Background/aim: Smoking prevalence rates are declining in most industrialised countries, partly because of growing cessation rates. However, little is known on recent time-trends in smoking cessation by socioeconomic position. This study aims to estimate educational inequalities in smoking cessation trends in Italy between 1982 and 2002.
Methods: Data were derived from two national health interview surveys carried out in Italy in 1999–2000 (n = 34 789) and in 2004–2005 (n = 33 135). On the basis of respondents’ age at starting and age at quitting smoking, we computed age-standardised smoking cessation rates at ages 20–44 years for subjects who were current smokers between 1982 and 2002.
Results: Smoking quit rates were approximately constant at a figure of about 2 per 100 person-years until the period 2000–2002, when they rapidly increased up to 3–4 per 100 person-years. Higher educated smokers constantly showed higher cessation rates than lower educated subjects (rate ratio 1.33; 95% CI 1.25 to 1.41 for men and 1.41; 95% CI 1.30 to 1.53 for women). The relative size of educational difference in smoking cessation did not significantly vary by period. However, in absolute terms, the increase in cessation rates in 2000–2002 was larger among higher educated smokers.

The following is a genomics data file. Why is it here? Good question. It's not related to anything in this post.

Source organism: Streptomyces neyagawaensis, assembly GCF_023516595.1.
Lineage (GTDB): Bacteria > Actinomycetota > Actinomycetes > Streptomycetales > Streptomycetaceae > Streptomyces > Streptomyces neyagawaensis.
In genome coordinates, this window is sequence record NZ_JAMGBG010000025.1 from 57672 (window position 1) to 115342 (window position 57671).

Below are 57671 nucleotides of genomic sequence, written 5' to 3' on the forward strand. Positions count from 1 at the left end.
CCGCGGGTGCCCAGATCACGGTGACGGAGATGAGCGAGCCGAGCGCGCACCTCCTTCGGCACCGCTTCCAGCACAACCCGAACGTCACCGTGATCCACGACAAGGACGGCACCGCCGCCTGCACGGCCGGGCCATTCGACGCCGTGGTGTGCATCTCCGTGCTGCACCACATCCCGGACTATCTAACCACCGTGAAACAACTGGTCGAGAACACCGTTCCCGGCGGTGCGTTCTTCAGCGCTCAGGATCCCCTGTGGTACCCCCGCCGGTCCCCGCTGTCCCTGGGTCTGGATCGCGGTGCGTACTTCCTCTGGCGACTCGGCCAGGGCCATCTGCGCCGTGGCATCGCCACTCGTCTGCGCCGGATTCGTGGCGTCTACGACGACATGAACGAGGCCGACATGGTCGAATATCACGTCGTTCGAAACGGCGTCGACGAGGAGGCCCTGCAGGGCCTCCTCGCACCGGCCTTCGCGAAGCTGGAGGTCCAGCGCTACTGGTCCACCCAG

Conclusion: Educational inequalities in smoking cessation persisted in both relative and absolute terms. The increase in smoking cessation rates in 2000–2002 suggests that tobacco control policies may have reached more disadvantaged smokers, although smokers of higher socioeconomic groups seem to have benefited the most.
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